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The “abs” get most of the attention in advertisements for strength devices, and a big waist is something almost everyone tries to avoid. But the first sign of weak core muscles is poor posture—both standing and sitting. Other signs are back pain and muscle weakness.
The American Physical Therapy Association says that signs of poor posture include slouching, head thrusted or tilted forward, rounded shoulders, and excessive arching of the lower back (swayback). So, the body’s natural curves are exaggerated. The opposite of poor posture is a position that minimizes strain on the joints and muscles.
The problem for most middle-aged and older adults is the difficulty in changing old posture habits. Knowing the checkpoints doesn’t guarantee that a person can easily follow them. For that to happen, the core muscles have to be strengthened. Again, everything goes back to the core.
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Lower Back Pain
A second indicator of a weak core is lower back pain. When unnecessary pressure is put on the vertebrae, discs, and facets that form the spinal column, back pain will let you know something is wrong with your posture. The appearance will be one of an excessive inward curvature of the lower spine and accompanying extension of the stomach/abdomen.
The third weak-core warning signal is muscle weakness. You won’t feel the weakness in your core, but rather in your arms and legs. A strong and stable core transfers strength that allows for rapid, strong, and efficient movement needed to lift, push, pull, throw, or stride.
Testing the Strength of Your Core Muscles
You should not engage in any new or demanding physical activity, exercise, or test without getting the approval of your doctor. Signs of core weakness, such as poor posture, muscle weakness, and low back pain are easy for most people to assess without a professional. But a physician, physical therapist, exercise physiologist, strength coach, or athletic trainer is needed to provide a more scientific evaluation.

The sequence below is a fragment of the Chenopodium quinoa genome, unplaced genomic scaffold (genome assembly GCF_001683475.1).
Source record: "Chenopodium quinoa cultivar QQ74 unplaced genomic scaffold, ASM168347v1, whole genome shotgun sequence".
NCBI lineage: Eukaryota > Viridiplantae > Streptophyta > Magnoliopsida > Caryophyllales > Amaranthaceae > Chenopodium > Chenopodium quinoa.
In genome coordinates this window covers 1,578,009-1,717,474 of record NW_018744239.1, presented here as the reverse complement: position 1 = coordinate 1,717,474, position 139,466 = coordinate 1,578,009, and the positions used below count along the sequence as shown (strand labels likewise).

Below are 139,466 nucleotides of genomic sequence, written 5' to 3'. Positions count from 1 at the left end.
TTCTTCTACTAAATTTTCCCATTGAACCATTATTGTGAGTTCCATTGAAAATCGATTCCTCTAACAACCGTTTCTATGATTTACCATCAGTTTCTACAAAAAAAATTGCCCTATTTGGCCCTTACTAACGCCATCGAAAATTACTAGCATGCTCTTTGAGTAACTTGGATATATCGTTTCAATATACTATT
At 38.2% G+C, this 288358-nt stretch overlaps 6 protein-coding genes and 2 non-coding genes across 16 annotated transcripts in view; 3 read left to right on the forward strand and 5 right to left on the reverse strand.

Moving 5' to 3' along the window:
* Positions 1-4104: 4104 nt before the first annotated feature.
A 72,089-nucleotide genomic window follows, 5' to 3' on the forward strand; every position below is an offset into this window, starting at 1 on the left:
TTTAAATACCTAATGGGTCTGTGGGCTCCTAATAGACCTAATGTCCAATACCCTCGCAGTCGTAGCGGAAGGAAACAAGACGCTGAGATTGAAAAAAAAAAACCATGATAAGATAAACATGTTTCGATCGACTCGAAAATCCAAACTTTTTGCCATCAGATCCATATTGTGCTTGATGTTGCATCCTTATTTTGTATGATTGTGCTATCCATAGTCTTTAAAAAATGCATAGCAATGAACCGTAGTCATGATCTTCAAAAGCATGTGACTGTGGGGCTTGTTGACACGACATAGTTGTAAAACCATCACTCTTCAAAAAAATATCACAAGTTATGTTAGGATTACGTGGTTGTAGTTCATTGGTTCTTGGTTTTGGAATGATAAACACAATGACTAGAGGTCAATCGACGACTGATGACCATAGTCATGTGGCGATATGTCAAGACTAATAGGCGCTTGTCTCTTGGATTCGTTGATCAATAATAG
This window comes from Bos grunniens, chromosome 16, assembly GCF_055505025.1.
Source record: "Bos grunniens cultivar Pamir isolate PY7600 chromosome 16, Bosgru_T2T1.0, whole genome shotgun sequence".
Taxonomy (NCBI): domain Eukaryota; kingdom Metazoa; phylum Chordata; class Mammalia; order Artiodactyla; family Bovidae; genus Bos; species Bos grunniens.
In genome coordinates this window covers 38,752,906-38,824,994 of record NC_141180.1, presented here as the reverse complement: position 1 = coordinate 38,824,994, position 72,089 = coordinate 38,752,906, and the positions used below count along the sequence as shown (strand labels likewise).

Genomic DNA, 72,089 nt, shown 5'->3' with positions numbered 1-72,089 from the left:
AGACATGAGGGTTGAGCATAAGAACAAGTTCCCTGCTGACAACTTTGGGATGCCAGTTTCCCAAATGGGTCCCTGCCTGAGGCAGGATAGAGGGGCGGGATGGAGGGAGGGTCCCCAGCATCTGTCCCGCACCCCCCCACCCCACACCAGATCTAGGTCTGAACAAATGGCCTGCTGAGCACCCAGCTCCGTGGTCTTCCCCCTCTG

Among the tests used specifically for older adults are the Senior Fitness Test, the AAHPERD Functional Fitness Test, and the Groningen Fitness Test. Each one tests core strength, flexibility, balance, and mobility, all of which are directly or indirectly related to the core muscles.
Three tests that might be used are a modified sit-up, a “functional reach” assessment, and an “excursion balance” test. In one study, each of those tests was used to evaluate core strength and its effect on balance in a group of subjects between the ages of 65 and 85. Improvements in core muscle endurance were associated with significant improvements in balance.
The 30-second sit-to-stand chair test, starting from a seated position, is an indirect test of core strength, a direct test of leg strength and endurance, and a predictor of risk for falls, according to Centers for Disease Control and Prevention. It is also an exercise you can do at home (assuming you have your doctor’s permission) to improve lower body and core strength.
The exercise requires a sturdy chair that has a straight back and no arms, a stopwatch, and someone to act as a spotter and timer. With arms folded across your chest, complete as many sit-to-stand repetitions as you can in 30 seconds. A below average score indicates a high risk for falls.
For more information about strengthening your core muscles, purchase Core Fitness at www.UniversityHealthNews.com.